Other unit types in the game include the garrison, which is a weak Infantry Corps for city defense; the Infantry Corps; the Motorized Infantry Corps, the Tank Corps; the Fighter wing, the Tactical Bomber wing; the Strategic Bomber wing,; and fleet units that include submarines, destroyers, battleships and aircraft carriers.
Each turn research is conducted in four key research tracts, and how much depends on the number of labs each power possesses. A power may purchase a lab using production points, and the cost is exponential. Each nation also has a limit to the number of labs it may purchase. As each game turn passes, a certain amount of research is done in the field you have assigned the purchased lab to. You cannot reassign labs, but you can sell them for a fraction of their cost and buy a new one for a new area of study.
Research improves both unit capability as well as the overall production and war potential of your nations. Each power on each side must conduct its own research, and this is not shared among the powers. When a new technological innovation is discovered – such as level 1 armor – you have the opportunity to upgrade deployed units on the map board. This upgrade costs production points and lowers unit effectiveness as the formations absorb the new weapons systems.
Each turn players may move any and all units in any desired order. Any unit that ends its move adjacent to an enemy has the option of attacking that unit. Attacks can damage both the attacker and defender, and may cause the retreat of enemy units. If this happens players have the option of moving into the vacated hex with the attacking unit. Aircraft can attack any enemy within range, but are subject to fighter interception, which in turn is subject to possible counter interception if you have fighters available and within range. Strategic bombers can attack both units as well as production cities, and if successful can lower the production potential of the target city for a number of turns while that city recovers.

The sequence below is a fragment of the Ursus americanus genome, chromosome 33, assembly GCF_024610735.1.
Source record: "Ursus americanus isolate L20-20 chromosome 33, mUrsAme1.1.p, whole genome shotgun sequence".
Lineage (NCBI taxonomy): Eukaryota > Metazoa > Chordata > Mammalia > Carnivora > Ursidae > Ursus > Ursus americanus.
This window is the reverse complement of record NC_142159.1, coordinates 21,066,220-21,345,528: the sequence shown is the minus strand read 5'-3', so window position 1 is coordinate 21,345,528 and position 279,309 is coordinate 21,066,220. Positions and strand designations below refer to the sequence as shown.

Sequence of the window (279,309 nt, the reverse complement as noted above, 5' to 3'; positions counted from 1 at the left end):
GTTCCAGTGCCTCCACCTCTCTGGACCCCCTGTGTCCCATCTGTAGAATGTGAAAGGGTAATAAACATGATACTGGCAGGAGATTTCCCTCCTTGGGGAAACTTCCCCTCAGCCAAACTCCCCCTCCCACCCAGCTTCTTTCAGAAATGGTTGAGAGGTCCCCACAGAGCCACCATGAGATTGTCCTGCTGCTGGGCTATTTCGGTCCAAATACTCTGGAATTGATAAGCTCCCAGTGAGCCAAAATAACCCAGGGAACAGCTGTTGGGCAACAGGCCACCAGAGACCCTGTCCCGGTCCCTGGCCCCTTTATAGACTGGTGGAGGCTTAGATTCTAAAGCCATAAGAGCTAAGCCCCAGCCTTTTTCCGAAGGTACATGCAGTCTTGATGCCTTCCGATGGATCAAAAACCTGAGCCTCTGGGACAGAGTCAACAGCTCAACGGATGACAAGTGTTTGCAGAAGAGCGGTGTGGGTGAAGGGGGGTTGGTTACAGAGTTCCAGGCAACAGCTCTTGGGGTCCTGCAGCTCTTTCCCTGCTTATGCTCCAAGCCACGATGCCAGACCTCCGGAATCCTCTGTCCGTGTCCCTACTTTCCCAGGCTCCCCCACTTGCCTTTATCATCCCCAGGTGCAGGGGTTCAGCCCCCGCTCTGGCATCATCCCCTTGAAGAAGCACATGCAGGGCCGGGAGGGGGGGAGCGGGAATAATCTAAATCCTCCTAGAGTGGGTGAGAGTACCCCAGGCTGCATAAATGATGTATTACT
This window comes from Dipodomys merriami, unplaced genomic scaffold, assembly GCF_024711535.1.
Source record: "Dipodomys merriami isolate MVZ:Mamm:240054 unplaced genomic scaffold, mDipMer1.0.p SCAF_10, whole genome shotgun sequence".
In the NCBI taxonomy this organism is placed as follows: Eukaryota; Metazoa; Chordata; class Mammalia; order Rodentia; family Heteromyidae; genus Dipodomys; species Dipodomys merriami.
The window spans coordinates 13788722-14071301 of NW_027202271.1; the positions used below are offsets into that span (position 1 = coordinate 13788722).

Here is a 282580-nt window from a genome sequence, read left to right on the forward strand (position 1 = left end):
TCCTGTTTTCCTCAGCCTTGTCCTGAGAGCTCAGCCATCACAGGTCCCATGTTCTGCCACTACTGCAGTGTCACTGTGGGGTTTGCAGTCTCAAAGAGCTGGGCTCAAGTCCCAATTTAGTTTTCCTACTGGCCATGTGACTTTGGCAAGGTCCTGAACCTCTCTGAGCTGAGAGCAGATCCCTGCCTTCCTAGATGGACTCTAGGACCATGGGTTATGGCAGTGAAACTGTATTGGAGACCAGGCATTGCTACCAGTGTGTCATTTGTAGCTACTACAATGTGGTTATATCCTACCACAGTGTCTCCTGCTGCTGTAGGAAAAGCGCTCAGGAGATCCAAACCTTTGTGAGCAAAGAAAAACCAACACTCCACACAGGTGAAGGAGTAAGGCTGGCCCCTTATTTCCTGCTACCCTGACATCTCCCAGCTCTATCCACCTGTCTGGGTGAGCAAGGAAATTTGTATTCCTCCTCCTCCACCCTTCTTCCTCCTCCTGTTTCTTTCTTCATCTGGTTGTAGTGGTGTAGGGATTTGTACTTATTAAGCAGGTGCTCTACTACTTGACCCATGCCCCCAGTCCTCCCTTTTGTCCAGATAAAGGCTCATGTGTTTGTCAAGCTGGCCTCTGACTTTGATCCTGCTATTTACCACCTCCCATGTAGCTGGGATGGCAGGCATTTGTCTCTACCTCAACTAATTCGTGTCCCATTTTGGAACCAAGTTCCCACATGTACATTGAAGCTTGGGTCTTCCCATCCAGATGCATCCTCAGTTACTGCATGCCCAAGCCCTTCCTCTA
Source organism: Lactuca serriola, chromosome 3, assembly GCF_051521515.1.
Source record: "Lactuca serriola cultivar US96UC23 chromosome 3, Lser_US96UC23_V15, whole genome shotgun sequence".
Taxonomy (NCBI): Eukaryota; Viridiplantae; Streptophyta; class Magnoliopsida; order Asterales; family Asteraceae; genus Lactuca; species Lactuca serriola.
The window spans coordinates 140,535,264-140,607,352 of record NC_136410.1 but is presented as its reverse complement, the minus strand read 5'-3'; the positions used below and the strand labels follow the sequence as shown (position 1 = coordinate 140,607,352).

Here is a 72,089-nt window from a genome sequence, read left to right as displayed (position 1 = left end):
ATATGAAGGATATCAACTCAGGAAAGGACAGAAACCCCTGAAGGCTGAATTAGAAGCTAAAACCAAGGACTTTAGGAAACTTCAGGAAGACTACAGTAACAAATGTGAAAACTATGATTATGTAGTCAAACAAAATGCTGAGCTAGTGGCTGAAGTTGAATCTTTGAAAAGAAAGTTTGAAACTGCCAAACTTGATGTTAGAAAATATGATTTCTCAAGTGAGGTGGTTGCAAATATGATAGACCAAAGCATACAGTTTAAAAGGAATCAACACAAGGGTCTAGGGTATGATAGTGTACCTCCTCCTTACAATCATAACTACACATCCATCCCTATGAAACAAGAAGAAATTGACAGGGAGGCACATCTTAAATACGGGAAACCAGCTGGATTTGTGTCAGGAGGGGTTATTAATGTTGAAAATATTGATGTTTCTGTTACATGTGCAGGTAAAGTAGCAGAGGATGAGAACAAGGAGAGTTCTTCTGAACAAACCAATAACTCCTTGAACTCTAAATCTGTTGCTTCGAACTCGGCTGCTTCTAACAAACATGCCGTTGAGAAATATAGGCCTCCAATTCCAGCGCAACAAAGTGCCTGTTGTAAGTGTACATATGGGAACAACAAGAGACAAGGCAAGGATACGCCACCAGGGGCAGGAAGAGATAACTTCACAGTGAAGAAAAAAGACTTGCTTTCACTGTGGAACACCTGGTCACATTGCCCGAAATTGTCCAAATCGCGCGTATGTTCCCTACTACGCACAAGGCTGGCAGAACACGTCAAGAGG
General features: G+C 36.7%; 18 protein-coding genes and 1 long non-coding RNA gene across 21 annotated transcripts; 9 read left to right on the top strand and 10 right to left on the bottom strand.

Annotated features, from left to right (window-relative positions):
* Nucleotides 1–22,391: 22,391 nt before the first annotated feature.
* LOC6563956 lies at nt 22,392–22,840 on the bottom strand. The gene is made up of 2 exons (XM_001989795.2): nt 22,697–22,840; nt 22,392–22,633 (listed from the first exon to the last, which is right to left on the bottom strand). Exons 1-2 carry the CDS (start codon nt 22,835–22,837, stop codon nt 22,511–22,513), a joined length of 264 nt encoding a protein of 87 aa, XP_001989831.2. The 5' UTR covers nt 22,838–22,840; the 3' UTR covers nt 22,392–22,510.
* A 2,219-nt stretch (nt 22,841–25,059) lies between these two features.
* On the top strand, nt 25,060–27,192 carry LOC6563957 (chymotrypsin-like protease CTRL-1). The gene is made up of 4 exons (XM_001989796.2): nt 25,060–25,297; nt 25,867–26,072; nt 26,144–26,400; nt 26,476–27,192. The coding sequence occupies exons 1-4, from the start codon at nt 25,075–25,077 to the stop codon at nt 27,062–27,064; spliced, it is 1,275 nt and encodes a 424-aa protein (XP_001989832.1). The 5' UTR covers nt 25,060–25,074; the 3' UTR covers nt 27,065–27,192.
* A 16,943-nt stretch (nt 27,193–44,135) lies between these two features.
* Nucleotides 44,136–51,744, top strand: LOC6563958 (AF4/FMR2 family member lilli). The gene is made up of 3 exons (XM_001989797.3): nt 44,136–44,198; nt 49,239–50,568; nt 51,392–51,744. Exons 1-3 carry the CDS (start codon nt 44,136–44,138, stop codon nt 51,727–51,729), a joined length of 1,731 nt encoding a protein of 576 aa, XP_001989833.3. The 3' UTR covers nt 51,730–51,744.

Sea combat is similar to land combat. Battleships and destroyers can bombard any formation on a costal hex, and attack enemy fleets in port. Carriers can conduct air strikes, but these are subject to possible fighter interception. Surface ships and U boats of the Axis can also attack convoys at sea. Convoys are randomly generated in the West and sail for ports in Britain and Russia. Submarines of both sides are invisible to the opposition unless they attack or you try to enter a sea hex in which a hidden sub is located. Each convoy has a random number of production points that the target nation receives if the convoy survives to reach port. If the Axis fail to interdict these activities it is extremely difficult to defeat the Allies.
The game has a simple to use interface and a nice soundtrack. Tanks and ships make the appropriate sounds as they move, and there are also battle sounds, but there is no animation in combat nor are any really needed. This is a war game, not a first person shooter, and the game is in the planning and maneuvering of forces, not in excessive bling.
As a WWII simulator this game has the potential to be the very best. It still needs some graphic improvement and tweaking of force levels and production, and these factors are all moldable by game players. But it does simulate the War in the West and the Soviet Union far more realistically than say the popular Hearts of Iron series. I score it three stars, but with some slight improvements it can easily be a 4 star or better game, but the caveat being this is a game for history lovers and those with an interest in WWII.